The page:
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HomeEducationAPSU vocal professor Penelope Shurmate to perform in National Finals on Saturday

APSU vocal professor Penelope Shurmate to perform in National Finals on Saturday

Austin Peay State University - APSUClarksville, TN – Austin Peay State University (APSU)’s own Dr. Penelope Shumate is one of 12 finalists in the Artists Division in the Camille Coloratura Awards vocal competition. The competition began with almost 90 national contestants. The finalists’ concert can be viewed on Facebook on October 9th, 2021 at 7:00pm.

Shumate is a lyric coloratura soprano. She sings arias, which are self-contained selections for one voice from larger works. Coloratura arias are full of vocal runs, trills, wide leaps and other virtuosic elements. Shumate’s two entries are comprised of long legato lines, which are smooth and flowing lyrical phrases.

There are operas, which contain a plot, and oratorios with no plot. Shumate did arias of both types for her entry. Arias are always solos.

Shumate applied to the Camille Coloratura Vocal competition last year. She faced stiff competition from around the United States and didn’t make the finals.

“I thought I needed more exciting arias, so I learned three new coloratura arias and made a much higher quality video,” Shumate said. “I hoped that extra work would help me, and it did.” 

Shumate picked arias with fast-moving coloratura.

“The other singers are extraordinary so I’m just happy to be included with them,” Shumate said.


Dr. Penelope Shumate performs “Let the bright Seraphim” from Samson by Handel with pianist Jeffrey Burnham.

‘Practicing Seven Days a Week’

A day in the life of Dr. Shumate begins at 5 in the morning seven days a week. If she’s preparing for a new opera or competition, she first charts when she’ll sing. Then she’ll work on each section or aria a little bit at a time. If she’s singing in a foreign language she works on her pronunciation and writes the translation by hand.

“It’s a matter of practicing seven days a week. Sometimes I prepare for a year before I get it to where I want it to be. There’s no other way for me to be completely organized and get things done with excellence,” Shumate said.

The business of an opera singer is built on being rehired. If Shumate skirts the line or cuts any corner, she could lose out on future engagements.

“I can’t risk it. I have to be overly prepared,” Shumate said.

Shumate finds vocal competitions to be less stressful than live operas. Competitions come down to the temperament of the judges at the time.

“I can be sitting next to another voice teacher, and we can disagree on who the best singer is in a competition,” Shumate said. “For me, it’s just a fun opportunity to perform and if someone happens to like my artistry, great, and if not, no problem, because I’ll just do another competition.”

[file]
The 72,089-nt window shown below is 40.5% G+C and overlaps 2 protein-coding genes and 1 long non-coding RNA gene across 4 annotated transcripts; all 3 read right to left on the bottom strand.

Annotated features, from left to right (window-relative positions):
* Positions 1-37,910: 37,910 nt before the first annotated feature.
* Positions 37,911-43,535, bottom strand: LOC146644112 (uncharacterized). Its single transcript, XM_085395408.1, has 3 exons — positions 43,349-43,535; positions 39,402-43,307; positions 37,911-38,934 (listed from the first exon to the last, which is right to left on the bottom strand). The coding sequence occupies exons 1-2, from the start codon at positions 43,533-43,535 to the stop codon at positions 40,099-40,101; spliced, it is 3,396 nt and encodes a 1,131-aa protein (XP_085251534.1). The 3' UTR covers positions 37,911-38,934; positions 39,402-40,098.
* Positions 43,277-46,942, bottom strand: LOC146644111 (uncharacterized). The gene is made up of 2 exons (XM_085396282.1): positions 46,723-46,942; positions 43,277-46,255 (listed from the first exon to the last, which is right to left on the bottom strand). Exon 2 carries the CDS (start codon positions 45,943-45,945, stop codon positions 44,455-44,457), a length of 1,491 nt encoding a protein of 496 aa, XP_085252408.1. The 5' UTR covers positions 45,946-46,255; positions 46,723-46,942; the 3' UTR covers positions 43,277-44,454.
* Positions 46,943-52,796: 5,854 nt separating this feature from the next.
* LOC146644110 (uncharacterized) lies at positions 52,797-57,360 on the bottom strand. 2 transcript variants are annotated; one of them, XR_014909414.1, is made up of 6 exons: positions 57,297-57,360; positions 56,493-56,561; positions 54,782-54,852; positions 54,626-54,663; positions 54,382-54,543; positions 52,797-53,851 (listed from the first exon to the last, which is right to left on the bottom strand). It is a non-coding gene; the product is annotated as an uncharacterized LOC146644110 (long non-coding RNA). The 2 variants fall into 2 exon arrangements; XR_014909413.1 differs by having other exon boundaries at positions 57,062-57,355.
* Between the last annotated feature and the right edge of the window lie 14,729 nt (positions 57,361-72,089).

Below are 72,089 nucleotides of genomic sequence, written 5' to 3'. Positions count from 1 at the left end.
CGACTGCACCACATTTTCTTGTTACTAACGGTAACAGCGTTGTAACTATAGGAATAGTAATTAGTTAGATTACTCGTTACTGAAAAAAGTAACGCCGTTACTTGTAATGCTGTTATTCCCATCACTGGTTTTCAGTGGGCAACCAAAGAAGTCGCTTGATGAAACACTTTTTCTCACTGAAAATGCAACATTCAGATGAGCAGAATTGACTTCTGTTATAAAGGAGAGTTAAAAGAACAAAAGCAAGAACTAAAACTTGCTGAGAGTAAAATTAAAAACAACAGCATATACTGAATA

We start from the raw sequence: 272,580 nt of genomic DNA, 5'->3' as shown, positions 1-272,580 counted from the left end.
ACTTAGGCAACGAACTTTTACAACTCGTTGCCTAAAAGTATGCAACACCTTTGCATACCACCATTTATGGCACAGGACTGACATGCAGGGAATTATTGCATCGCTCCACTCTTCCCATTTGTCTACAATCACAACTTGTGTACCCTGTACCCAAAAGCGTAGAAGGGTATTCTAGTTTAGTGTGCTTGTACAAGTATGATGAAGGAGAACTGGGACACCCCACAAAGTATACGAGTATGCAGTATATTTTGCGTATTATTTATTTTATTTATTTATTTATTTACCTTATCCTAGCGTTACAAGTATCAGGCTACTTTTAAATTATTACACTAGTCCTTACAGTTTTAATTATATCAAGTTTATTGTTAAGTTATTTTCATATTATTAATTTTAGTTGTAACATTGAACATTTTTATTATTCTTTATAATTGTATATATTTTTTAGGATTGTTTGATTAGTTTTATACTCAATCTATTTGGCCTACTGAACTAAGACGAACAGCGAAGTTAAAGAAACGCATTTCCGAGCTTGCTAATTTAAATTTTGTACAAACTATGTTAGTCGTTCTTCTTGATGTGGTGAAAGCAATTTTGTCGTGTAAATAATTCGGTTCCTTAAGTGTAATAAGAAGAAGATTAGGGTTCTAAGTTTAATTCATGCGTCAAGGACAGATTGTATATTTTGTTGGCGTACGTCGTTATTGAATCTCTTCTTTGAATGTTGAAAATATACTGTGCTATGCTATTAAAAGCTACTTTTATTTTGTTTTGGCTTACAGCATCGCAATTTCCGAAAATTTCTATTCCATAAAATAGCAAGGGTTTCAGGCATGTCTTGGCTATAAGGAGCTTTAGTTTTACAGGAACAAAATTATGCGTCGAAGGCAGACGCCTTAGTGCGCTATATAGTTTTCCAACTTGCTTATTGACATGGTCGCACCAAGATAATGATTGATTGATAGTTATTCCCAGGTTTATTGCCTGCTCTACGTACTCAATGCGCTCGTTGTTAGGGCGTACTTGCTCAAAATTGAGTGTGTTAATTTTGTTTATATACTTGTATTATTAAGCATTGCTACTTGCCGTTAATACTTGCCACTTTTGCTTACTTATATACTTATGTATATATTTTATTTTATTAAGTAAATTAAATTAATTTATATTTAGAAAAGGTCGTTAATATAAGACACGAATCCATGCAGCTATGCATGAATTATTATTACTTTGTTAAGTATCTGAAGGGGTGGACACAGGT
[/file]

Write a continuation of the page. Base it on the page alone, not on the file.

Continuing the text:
Her journey to Austin Peay State University

Shumate started singing as a child in church. She then went on to earn a bachelor of TV and radio broadcasting. Her junior year an opera singer came and showed a performance of Carmen by Georges Bizet.

“I had never seen human beings be able to make that sound with their voice. I didn’t know that was possible. It’s fascinating to me that an opera singer uses their body to resonate and carry sound,” Shumate said.

Shumate then added vocal performance to her undergraduate degree. After graduating with her bachelor’s, she moved to Philadelphia and earned a master’s in vocal and opera performance from Temple University. She then traveled around the country performing.

Eventually she had a child and wanted more stability. She’d been teaching since her master’s degree, so the transition was easy. She earned her Doctor of Musical Arts from Louisiana State University and joined the music faculty at Western Illinois University in 2014. This fall she was excited to begin her new journey as the director of opera and voice teacher at APSU.


“The teaching and the performing have coincided from day one. My singing makes me a better teacher and my teaching makes me a better singer,” Shumate said.

Singing Competition goes Digital

COVID-19 Coronavirus caused the event to go digital.

“Because it’s online, on Facebook Saturday, they’re going to present one video from each finalist. Then they will announce the winners.”

Shumate’s upcoming engagements include returning to the Quincy Symphony Orchestra Association for their production of Te Deum by Dvo?ák, and returning to the Muddy River Opera Company in the role of Adina in L’Elisir d’Amore. Shumate will perform the title role in the new opera Kassandra for the CD recording at Rice University’s Shepherd School of Music.

She is also featured as a soloist in the upcoming fall 2021 CD release from Klavier Records of the chamber music of James Stephenson. Shumate can also be heard as the soprano soloist in the 2020 CD “Messiah Refreshed” recorded with the Royal Philharmonic Orchestra at London’s historic Abbey Road Studios.


Shumate will also perform Beethoven’s tour de force, Italian concert aria, “Ah, perfido!” with the APSU Symphony Orchestra on Sunday, October 17th in the APSU Mabry Concert Hall at 4:00pm.

To learn more about Shumate, visit her website at www.penelopeshumate.com.

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